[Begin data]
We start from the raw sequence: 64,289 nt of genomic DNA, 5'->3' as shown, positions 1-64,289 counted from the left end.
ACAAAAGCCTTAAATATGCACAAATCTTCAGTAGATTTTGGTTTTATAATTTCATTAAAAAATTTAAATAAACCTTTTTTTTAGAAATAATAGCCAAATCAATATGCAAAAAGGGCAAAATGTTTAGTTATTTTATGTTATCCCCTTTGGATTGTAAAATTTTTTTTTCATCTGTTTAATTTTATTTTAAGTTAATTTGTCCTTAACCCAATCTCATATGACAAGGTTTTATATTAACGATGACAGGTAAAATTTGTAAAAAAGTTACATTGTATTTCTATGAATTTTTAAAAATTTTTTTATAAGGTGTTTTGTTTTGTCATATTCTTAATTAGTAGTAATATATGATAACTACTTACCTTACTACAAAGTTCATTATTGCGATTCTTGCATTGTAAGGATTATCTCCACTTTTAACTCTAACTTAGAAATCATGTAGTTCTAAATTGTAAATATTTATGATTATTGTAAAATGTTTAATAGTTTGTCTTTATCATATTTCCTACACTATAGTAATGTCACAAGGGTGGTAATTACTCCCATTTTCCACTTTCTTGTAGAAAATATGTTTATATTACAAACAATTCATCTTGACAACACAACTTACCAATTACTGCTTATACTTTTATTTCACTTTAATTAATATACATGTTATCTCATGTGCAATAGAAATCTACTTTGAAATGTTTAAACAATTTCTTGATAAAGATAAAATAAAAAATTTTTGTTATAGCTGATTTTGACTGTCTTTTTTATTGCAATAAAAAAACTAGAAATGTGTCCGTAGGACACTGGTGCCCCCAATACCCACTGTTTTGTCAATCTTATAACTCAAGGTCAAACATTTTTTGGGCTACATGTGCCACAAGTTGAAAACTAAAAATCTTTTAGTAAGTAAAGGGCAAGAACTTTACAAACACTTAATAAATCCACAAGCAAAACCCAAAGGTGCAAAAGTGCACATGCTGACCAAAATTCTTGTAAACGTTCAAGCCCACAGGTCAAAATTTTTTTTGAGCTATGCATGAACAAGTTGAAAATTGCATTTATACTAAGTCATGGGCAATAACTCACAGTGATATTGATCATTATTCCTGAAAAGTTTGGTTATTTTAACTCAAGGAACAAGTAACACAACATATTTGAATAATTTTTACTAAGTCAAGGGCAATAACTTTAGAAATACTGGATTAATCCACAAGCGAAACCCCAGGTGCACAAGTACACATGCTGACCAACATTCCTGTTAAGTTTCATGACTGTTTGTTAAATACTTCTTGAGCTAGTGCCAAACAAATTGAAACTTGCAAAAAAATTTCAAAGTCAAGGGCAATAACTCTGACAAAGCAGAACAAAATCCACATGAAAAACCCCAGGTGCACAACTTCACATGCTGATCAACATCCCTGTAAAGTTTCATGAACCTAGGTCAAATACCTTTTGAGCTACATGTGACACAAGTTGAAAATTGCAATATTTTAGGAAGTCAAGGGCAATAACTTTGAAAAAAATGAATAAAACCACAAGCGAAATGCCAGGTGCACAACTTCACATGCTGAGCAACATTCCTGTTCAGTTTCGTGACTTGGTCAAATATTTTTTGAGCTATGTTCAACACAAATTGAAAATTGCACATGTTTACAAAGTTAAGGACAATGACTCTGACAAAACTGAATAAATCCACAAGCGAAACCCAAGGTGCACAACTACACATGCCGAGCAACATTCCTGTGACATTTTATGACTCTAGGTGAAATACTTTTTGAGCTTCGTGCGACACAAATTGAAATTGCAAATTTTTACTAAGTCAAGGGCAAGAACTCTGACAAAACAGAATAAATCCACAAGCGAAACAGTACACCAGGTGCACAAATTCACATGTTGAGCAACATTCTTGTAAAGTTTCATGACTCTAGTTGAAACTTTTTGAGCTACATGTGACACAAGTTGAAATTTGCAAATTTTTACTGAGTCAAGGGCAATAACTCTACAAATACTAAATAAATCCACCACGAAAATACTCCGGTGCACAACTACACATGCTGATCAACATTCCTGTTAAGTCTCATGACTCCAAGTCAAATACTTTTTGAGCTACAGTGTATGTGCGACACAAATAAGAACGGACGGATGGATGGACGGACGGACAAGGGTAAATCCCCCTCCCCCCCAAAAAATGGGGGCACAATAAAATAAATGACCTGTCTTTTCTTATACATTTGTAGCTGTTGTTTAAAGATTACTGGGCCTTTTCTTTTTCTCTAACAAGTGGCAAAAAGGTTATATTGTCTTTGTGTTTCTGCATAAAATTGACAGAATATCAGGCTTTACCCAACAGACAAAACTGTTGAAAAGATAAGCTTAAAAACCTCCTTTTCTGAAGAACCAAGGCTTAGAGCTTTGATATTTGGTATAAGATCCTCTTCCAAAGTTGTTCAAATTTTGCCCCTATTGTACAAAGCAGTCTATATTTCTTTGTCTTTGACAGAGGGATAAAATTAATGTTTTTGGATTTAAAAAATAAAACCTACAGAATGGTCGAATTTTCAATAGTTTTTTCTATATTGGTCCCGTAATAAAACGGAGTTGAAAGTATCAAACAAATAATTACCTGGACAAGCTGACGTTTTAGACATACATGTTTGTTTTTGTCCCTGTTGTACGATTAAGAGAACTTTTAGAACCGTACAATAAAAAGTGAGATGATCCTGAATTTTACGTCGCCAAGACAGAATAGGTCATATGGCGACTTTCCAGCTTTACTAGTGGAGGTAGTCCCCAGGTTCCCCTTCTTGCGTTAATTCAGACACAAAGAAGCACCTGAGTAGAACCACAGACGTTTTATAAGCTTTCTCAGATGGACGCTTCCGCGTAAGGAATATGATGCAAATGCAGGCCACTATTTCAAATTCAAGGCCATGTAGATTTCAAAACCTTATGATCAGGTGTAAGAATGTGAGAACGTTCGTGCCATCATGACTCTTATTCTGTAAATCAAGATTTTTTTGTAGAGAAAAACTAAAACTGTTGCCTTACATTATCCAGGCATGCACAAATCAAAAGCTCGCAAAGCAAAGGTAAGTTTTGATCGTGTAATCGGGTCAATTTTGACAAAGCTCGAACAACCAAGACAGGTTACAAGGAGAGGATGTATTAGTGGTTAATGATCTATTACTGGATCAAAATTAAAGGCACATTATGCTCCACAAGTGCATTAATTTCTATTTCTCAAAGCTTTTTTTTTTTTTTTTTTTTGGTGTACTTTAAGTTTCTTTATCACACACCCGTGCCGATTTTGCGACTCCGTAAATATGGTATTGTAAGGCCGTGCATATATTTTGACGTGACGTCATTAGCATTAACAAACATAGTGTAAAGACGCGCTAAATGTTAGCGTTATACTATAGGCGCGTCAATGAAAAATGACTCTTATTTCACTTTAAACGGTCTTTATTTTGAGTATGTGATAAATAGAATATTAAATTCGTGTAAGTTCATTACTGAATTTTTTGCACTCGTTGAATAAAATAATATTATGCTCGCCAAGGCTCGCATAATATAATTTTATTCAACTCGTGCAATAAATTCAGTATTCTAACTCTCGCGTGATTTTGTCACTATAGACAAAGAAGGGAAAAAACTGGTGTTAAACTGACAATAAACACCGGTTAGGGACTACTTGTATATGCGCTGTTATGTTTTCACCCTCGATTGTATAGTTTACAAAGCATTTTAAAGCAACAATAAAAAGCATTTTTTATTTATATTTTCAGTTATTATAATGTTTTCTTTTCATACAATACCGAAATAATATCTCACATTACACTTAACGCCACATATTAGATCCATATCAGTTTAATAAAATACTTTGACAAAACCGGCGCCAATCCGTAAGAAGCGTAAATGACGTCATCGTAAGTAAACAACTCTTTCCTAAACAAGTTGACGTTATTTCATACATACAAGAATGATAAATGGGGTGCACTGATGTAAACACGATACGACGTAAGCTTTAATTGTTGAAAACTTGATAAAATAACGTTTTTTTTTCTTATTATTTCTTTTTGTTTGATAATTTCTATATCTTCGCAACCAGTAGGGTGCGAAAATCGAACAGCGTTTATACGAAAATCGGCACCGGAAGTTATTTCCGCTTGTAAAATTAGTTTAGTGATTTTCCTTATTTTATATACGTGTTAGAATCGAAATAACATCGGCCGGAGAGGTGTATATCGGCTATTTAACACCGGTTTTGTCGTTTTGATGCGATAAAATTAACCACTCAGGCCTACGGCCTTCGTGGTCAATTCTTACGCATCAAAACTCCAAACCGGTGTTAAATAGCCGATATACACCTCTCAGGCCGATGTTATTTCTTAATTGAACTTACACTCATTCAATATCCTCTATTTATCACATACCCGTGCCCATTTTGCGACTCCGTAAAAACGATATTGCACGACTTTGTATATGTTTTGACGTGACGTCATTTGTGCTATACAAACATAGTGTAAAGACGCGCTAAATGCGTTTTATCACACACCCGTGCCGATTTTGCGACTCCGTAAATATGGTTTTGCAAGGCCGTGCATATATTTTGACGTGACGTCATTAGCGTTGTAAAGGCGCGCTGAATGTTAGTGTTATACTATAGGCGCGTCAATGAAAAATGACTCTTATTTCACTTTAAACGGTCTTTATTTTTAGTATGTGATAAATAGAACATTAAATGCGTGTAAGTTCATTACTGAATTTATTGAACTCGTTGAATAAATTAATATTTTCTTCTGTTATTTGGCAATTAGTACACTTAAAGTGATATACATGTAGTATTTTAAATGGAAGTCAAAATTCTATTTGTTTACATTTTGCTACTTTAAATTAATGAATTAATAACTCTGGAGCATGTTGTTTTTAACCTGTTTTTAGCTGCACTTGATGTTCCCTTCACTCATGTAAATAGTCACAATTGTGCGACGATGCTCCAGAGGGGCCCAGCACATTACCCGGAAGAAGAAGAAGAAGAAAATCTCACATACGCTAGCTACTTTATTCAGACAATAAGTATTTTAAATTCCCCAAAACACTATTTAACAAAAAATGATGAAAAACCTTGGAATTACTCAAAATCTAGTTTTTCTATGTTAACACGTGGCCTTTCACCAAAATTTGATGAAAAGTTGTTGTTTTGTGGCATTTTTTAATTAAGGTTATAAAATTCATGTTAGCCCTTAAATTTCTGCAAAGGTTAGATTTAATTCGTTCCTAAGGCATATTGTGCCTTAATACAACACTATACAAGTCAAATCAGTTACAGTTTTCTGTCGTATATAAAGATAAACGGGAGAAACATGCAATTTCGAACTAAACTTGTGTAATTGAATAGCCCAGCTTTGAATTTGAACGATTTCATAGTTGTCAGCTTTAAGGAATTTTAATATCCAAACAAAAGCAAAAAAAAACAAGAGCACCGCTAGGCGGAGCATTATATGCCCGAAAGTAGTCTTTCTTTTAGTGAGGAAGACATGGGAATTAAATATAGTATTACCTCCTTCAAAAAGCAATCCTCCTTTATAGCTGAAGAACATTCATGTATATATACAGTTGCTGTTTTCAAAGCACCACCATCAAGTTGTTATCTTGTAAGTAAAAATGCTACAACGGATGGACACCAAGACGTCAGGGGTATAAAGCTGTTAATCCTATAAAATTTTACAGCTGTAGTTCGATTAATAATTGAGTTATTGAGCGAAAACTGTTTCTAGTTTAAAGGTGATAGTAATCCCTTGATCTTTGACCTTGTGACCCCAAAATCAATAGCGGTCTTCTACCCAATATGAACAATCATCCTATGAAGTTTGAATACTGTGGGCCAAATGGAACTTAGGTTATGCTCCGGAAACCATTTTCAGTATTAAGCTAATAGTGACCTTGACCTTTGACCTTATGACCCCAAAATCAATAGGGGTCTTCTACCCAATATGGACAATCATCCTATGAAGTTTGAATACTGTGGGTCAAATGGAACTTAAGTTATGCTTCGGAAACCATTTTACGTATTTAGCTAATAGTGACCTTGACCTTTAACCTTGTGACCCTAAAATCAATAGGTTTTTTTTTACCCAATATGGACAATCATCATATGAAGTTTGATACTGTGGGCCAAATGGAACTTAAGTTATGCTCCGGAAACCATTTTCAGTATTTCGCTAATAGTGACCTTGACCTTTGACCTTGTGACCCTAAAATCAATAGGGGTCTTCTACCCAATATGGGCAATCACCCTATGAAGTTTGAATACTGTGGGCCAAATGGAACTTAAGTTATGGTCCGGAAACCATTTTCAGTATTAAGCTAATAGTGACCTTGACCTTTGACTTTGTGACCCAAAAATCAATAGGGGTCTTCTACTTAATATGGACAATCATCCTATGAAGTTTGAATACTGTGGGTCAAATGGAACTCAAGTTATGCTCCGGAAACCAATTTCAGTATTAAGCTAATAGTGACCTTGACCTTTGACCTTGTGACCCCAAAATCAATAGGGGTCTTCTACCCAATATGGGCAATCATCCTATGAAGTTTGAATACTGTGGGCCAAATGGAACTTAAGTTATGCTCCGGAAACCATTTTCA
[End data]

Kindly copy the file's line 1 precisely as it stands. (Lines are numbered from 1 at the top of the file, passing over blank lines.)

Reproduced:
We start from the raw sequence: 64,289 nt of genomic DNA, 5'->3' as shown, positions 1-64,289 counted from the left end.